Tim Lince

The new Cayman Islands trademarks law will be implemented on August 1, transforming how international brand owners attain protection in the Caribbean jurisdiction. Previously, a UK or EUIPO registration was required to attain trademark rights on the island, but this practice will end, with only national applications filed by local agents being accepted. However, there are claims the changes don’t go far enough – with one commentator calling for the country to join the Paris Convention.

The trademark overhaul in the Cayman Islands was first proposed in May 2015 by commerce minister Wayne Panton. At the time, local trademark attorney Sophie Davies of HSM IP described some aspects of the current law as “outdated” due to the requirement to obtain a UK or EU trademark registration and then needing to extend the right to the Cayman Islands. “A lot of local businesses tend to turn away from filing trademarks in the Cayman Islands when they become aware that it is first necessary to register the mark in the UK or EU, which adds an extra layer of expense,” she explained.

The new law, then, will create a local trademark registry, with the Cayman Islands IP Office (CIIPO) only accepting national applications filed by a registered agent based locally. This will be implemented from August 1. For international brand owners, that will mean ensuring they have adequate representation in the Cayman Islands when seeking protection.

Davies, who recently wrote a guide on the new law, tells World Trademark Review that brand owners should be aware of how the examination and objection process is changing. Unlike current extension applications, she says, applications filed under the new law will be examined on absolute and relative grounds. Third parties will have 60 days from the date of publication to file an opposition. “There is no intent to use provision and there is no obligation to use a registered trademark at any time – therefore, trademark registrations cannot be challenged on grounds of non-use. The examiner will also not prevent the publication of new filings on the basis of confusingly similar prior marks on the register, although they may write to the owners of those prior marks to notify them in case they wish to file opposition proceedings.”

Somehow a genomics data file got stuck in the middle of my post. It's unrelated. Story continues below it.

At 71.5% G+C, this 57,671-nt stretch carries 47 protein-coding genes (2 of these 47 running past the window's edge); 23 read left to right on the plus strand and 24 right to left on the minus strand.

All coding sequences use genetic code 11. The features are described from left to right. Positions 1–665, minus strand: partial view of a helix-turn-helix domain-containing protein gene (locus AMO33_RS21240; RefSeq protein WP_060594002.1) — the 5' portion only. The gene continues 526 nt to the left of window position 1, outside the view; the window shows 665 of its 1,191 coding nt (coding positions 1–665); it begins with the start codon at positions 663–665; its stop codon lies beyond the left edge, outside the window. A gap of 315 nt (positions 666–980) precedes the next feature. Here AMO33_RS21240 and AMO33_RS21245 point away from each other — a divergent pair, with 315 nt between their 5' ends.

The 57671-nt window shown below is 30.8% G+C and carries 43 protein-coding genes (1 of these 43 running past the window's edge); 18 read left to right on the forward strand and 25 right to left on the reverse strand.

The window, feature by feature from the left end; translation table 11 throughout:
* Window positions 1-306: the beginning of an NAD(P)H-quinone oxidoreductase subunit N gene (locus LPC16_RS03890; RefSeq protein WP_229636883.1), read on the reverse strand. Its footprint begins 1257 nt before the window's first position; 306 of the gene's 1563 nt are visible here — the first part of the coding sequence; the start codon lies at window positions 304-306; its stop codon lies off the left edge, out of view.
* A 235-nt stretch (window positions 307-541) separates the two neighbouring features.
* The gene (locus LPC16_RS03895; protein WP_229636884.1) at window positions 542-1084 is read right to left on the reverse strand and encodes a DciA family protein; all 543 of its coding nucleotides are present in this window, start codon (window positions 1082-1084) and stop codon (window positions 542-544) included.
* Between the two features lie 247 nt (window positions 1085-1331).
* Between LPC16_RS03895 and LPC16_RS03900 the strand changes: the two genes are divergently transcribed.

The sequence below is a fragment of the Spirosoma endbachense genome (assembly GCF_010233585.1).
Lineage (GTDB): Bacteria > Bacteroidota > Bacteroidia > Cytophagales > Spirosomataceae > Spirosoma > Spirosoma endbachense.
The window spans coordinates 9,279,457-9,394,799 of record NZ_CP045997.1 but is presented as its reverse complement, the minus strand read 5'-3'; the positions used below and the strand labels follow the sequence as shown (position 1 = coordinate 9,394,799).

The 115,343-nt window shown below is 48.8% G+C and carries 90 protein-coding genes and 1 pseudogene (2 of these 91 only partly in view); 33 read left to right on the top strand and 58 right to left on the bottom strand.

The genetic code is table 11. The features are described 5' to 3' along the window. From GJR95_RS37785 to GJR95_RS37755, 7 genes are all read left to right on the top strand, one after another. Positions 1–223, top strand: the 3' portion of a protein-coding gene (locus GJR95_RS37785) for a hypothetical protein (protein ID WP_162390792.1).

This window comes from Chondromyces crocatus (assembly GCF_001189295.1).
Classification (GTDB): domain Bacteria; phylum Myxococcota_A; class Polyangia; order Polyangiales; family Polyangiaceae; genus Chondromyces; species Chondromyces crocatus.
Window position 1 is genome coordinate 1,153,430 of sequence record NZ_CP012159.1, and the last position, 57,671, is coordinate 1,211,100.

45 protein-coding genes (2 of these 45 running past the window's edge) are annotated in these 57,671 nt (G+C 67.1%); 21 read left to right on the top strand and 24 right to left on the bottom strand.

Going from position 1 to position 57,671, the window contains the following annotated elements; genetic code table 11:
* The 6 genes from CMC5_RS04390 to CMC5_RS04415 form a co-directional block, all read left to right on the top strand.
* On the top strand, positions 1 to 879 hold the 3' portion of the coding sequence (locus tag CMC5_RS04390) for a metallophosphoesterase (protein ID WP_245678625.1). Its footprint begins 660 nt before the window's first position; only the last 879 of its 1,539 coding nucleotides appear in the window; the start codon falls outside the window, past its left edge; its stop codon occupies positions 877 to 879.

Further, she adds, it will not be possible to file series mark applications under the new law. “Series registrations protected under the current law will stay in effect until the next renewal date at which point it will be necessary to renew each mark in the series (or any of them) as separate registrations in order to keep them alive,” she clarified.

With just less than two months before the new law comes to fruition, Davies advises international brand owners that want protection in the Cayman Islands to make preparations now. “Proprietors of UK or EU trademark registrations who want a fast track to registration in the Cayman Islands should carefully consider re-registering in the Cayman Islands before the new law comes into force,” she explains. “In doing so, such proprietors will avoid the possibility of an office action or third party opposition proceedings being issued and therefore minimise costs.”

While this new trademark law is a step forward in terms of protection in the Cayman Islands, Davies argues that there is still room for improvement. Cayman is not a Paris Convention country, and she claims that implementing this could further improve the IP landscape in the country. “It means we cannot offer priority filings, and we do not have any provisions to protect well-known marks under Article 6bis,” she adds. “Therefore, I think we should focus on becoming part of the Paris Convention.”

The Paris Convention currently has 177 contracting member countries, making it one of the most widely adopted treaties worldwide. With the Cayman Islands newfound focus on improving its local IP rights system, perhaps WIPO needs to engage further with the Cayman government to add the country to the Paris roster.


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